Philippine Embassy, Canberra
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Australia’s Macquarie Bank sees PH economic growth for 2022 intact at 6.2%
Brisbane, Queensland, 12 May 2022 - Australia’s Macquarie Bank is optimistic Philippine economic growth for 2022 will be intact at 6.2% citing the reopening of the economy post-Covid-19 and post-election will likely see consumption return.
“The Philippines has been growing at an average of more than 6% prior to the pandemic and we expect this growth to be intact in 2022 but higher energy and food prices are impacting inflation. Meanwhile, a Marcos presidency will unlikely impact foreign investment noting that local businesses are more skeptical,” Wealth Management Director for Macquarie Bank Martin Lakos said during the Australia-Philippines Economic Outlook event organized by the Australia Philippine Business Council (APBC) on Thursday, 12 May, just days after a historic election in the Philippines.
“We forecast the BSP shedding its dovish stance in 2022, when the economy reopens in full and when Philippine currency and inflation concerns become more pressing. We thus expect policy rates to rise to 2.5% in the second quarter of 2022 and further see an upside risk to this forecast,” Lakos added.
Beyond the Philippines, the outlook is also looking good for Australia and the rest of the Asia-Pacific region. However, there are risks associated with the threat of another round of Covid-19, higher interest rates and energy prices pushing inflation up, Australian federal elections, including geopolitical risks such as the ongoing Ukraine-Russia war.
Meanwhile, the better-than-expected GDP growth of 5.6% in 2021 shows the Philippines is on the path to economic recovery and on track to have a strong rebound in 2022. The Philippine economy also expanded to 8.3% year-on-year in the first quarter of 2022 exceeding the pre-pandemic first-quarter level, according to Philippine Trade Representative to Australia Alma Argayoso, citing data from the Philippine Statistics Authority.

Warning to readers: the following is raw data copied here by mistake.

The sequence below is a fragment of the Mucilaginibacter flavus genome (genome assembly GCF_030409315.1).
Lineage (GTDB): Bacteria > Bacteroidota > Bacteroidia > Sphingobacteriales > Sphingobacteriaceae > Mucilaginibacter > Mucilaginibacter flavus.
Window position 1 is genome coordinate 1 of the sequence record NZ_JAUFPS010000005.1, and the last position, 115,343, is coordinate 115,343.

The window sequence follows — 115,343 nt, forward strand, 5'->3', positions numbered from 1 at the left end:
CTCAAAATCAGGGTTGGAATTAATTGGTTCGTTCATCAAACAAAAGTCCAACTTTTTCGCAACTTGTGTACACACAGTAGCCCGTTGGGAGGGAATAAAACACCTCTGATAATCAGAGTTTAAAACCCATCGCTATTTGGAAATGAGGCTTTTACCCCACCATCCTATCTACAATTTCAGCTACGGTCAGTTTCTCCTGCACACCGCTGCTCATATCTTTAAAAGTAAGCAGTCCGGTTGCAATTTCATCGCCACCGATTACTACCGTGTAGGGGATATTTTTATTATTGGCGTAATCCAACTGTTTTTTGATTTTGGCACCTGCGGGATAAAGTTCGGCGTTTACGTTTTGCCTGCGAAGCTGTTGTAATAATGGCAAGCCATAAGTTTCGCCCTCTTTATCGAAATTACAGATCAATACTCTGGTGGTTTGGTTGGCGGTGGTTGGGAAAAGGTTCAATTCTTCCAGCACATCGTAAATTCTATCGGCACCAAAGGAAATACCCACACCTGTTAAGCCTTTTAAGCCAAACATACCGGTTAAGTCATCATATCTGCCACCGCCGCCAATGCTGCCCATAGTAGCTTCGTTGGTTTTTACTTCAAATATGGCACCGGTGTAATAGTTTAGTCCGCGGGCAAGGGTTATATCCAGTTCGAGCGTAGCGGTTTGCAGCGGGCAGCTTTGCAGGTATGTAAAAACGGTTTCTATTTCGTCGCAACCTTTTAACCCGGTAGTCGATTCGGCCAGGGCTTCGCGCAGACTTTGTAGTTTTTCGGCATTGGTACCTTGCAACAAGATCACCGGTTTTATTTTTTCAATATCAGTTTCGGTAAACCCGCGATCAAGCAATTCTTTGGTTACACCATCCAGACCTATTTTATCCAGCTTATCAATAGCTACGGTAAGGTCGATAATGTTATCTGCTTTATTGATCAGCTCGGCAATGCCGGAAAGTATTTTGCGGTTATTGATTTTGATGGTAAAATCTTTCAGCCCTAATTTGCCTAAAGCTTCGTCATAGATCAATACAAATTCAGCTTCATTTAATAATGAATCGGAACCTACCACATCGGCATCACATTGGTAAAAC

“There’s a lot going for investors looking for long-term opportunities in the Philippines post-pandemic and post-elections. We have a large domestic market of 110 million people with rising middle income and excellent trade options both within Asia and beyond,” Argayoso said.
“We have a wide network and superior Free Trade Agreements (FTAs) with our major trading partners including Australia and New Zealand through AANZFTA. This means that the Philippines is a natural choice for foreign companies looking at relocating or establishing their operations overseas that is accessible to key global markets such as the ASEAN, EU, and the US, as these countries have preferential tariff agreements with the Philippines,” Argayoso added.
Argayoso presented strategic opportunities in key industry sectors in the Philippines and highlighted the country’s strengths in delivering world-class IT-BPM services beyond voice, as well as its capability and capacity to meet diverse industry requirements of clients worldwide in electronics, automotive, aerospace, and copper mining industries.
Richard Croaker, founder and CEO of Profitmaster, a global outsourcing company offering Philippine-based remote accounting, administration, customer service, web development, and digital marketing services, shared his optimism about the country’s prospects and intends to bring several Australian companies to the Philippines to reap the benefits of an affordable, profitable and high-quality work delivered from an overseas center.
“Profitmaster has been in Clark since 2014 and I can attest to the quality of the workforce in the area and the massive developments brought about by the government’s Build, Build, Build program. The number of hours going to Clark from Manila has been significantly cut and the new airport, roads, highways, and other infrastructures that have been built over the years are creating new opportunities in the region,” Croaker said.
For APBC President Rene Cabrera who also heads San Miguel Yamamura Australasia Group, an established leader in packaging and contract beverage filling in Australia and New Zealand, the council is ready to support Australian companies looking for cross-border trade and investments between Australia and the Philippines.
“The history of APBC dates back to 1975 during the time of President Ferdinand Marcos, Sr., and Prime Minister Malcolm Fraser. Throughout these years, APBC has been the foremost private sector organization dedicated to generating business opportunities, providing insights, contacts, and information exchange between the two countries,” Cabrera said.
“We are here to help, and our members and stakeholders can rest assured that we will be working constructively with whoever is sworn in as the new leader, either in the Philippines or Australia,” APBC Vice-President for Queensland Rafael Toda said. END